It saw GMP go from the Darling of Twitter for its commitment to engagement and social media to a pariah within moments and was quickly followed by…
Thanks to all for feedback messages – all your comments have been noted. You are right, it is not our place to comment on sentences.
— G M Police (@gmpolice) August 13, 2011
That made it into the Guardian, no less. And yes, it was a stupid editorial to add to a tweet about a sentencing, but feeds are run by people, and people make mistakes.
This week it was London Midland having to apologise for tweets about a suicide on the line causing delays.
Among the tweets complained about was:
Hmm. Maybe I’m being insensitive but I can’t get exercised about that. And having looked at the London Midland Twitter page, which responds not just to @messages but also to tweets generally referencing the company, I think it’s pretty exemplary and the result of decent training and, possibly, some harsh lessons.
Whoever helps run it (assuming it’s a team effort) has a good line in engagement and conversation, understands hashtags, doesn’t overdo the emoticons and generally sounds, well, human. All in the face of people tweeting intelligent responses such as
Tweeting as a brand is a hard balance to strike. You need personality, but not too much, and a degree of familiarity might work some of the time but not always – or at least not always with everyone.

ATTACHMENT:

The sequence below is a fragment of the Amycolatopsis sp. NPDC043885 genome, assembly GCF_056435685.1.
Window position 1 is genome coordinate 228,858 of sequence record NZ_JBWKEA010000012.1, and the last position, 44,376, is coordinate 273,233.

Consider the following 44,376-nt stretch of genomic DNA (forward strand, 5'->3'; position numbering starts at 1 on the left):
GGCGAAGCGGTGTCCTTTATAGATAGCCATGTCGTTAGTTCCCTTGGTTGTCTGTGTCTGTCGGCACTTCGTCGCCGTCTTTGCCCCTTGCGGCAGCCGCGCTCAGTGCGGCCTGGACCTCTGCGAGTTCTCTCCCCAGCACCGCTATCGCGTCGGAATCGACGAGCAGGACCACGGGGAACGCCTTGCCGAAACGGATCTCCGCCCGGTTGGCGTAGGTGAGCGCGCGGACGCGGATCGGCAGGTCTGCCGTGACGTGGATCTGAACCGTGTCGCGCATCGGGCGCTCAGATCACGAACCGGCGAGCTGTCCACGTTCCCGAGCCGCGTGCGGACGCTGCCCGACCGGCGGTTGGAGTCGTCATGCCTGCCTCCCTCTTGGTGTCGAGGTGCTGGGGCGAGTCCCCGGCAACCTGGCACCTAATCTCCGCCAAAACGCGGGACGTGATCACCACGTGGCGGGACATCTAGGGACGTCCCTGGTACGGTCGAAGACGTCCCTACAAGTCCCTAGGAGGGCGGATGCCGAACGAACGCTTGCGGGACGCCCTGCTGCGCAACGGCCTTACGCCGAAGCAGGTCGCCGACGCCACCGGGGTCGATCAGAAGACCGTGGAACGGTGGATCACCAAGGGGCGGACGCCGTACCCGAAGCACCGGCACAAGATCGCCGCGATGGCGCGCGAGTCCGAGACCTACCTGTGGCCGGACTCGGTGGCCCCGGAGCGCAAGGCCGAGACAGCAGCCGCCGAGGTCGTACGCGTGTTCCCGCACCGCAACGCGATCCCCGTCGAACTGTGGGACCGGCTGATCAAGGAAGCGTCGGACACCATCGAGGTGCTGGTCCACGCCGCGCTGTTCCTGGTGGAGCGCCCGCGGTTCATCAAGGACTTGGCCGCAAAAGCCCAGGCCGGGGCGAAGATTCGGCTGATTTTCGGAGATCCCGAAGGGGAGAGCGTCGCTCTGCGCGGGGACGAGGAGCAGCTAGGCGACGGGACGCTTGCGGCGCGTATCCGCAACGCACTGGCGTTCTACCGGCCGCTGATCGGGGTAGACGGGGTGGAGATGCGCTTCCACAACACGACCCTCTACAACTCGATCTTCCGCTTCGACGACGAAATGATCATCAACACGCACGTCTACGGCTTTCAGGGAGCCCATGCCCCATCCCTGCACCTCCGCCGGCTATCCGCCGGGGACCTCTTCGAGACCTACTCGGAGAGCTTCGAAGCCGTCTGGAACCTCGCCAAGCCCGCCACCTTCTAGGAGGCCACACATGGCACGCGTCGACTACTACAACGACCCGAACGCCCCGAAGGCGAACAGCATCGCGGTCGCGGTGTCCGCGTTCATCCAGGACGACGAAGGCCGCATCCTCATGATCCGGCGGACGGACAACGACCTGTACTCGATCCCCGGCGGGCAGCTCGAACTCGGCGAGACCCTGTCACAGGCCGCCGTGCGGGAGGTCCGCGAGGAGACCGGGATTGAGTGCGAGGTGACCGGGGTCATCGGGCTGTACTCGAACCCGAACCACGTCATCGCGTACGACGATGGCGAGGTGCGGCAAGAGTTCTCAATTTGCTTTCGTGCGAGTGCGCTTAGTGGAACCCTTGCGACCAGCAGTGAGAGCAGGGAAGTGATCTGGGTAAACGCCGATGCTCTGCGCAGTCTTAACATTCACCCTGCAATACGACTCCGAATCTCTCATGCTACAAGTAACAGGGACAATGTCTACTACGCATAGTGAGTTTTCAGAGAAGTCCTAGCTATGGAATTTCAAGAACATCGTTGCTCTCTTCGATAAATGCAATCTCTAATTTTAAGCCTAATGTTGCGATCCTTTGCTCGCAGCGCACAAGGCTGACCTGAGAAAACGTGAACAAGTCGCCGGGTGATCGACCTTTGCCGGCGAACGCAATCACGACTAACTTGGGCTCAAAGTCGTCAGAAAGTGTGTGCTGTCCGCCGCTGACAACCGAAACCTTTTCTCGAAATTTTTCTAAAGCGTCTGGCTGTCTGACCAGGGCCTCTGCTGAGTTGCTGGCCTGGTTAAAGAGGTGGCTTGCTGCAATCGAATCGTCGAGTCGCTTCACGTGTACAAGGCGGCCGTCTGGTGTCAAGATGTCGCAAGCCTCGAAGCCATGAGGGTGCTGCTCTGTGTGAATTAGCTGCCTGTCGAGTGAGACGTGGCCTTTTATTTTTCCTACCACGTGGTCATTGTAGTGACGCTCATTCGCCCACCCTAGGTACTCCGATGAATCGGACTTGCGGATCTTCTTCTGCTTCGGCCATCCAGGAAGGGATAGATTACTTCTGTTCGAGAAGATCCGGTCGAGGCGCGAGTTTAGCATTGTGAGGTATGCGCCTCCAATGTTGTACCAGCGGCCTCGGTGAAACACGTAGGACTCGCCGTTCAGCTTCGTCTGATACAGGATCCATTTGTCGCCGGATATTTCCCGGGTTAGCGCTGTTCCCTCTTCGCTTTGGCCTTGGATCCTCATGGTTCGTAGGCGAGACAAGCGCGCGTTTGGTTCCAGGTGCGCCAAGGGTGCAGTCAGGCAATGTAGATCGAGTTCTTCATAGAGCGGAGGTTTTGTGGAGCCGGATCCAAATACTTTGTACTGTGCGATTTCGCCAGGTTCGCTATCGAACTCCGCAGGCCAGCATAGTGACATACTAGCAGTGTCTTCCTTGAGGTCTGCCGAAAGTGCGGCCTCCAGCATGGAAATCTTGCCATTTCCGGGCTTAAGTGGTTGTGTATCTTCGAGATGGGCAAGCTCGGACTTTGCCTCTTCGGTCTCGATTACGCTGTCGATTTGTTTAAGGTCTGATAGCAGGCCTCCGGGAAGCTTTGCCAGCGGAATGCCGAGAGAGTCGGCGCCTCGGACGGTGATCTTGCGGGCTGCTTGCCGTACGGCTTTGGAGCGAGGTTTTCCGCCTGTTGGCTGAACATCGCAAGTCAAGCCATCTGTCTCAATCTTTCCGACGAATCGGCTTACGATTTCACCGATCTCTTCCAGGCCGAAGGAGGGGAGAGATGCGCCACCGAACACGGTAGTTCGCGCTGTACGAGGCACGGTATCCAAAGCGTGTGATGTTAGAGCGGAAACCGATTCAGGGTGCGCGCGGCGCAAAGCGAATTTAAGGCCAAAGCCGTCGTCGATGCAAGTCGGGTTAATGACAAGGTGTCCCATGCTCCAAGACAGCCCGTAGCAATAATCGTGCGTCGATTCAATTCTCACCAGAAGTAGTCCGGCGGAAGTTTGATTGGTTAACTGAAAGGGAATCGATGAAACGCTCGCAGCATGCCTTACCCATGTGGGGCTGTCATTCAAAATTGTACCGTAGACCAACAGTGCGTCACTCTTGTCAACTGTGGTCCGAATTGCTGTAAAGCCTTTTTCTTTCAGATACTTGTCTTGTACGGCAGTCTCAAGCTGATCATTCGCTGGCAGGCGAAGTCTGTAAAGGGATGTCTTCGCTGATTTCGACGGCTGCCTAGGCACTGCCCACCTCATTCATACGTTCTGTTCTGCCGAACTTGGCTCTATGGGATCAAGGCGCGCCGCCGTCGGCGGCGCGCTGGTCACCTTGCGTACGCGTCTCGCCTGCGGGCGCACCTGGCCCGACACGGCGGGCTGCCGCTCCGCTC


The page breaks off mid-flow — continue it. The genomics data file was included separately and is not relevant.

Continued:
Some people are apparently keen to be offended, some people will respond in inappropriate ways, but expect you to remain respectful and informative.
Engaging as a news brand is an even bigger minefield. You ask a question around, say, what people would be interested in reading about and get a “Why should I do your job?” tweet back from someone.
At which point, you can either shrug and respond to those who do want to engage, or try to strike some common ground with those who prefer to complain.
The benefit of the latter could be very real… it could also end up being a mutually dissatisfying time-suck.
I’ve got some personal rules about responding to people who are in full fighting plumage – usually on Twitter rather than Facebook – as a brand (ie. tweeting as WalesOnline or WalesonSunday)…
1. Are they simply grandstanding? (Generally, they don’t want a response, they want a reaction)
2. If they are grandstanding, who follows them? (If you’re broadcasting to 3 pornbots and a couple of mates, fill your boots)
3. On Twitter, do they have an avatar or are they an egg? (Often indicative of whether they’re likely to engage or not)
4. Does their tweet make any sense or are they swearing? (I won’t talk to you on the phone if you swear at me, I’m not making an exception in digital life)
5. Are they agent provocateurs? (if their Twitter stream comprises complaints, whinges and attacks then there’s a good chance they just enjoy annoying people)
6. Am I responding simply because the person is bone-crushingly stupid, and I’d quite enjoy smashing their point out of the park? (If yes, it’s generally not worth it)
Four years ago I would have said it was wrong to have a criteria for responding to anyone online, but now I’m not so certain.
I’ve closed two online forums because in both cases my overstretched digital teams were intervening in rows not only between users of those communities, but with some of the community-appointed moderators. The horse hadn’t just bolted, it was accelerating into the next county.
Shutting them down wasn’t a decision lightly-taken – the page views were advertiser-friendly (100k+ in one case) but the spite and fighting weren’t.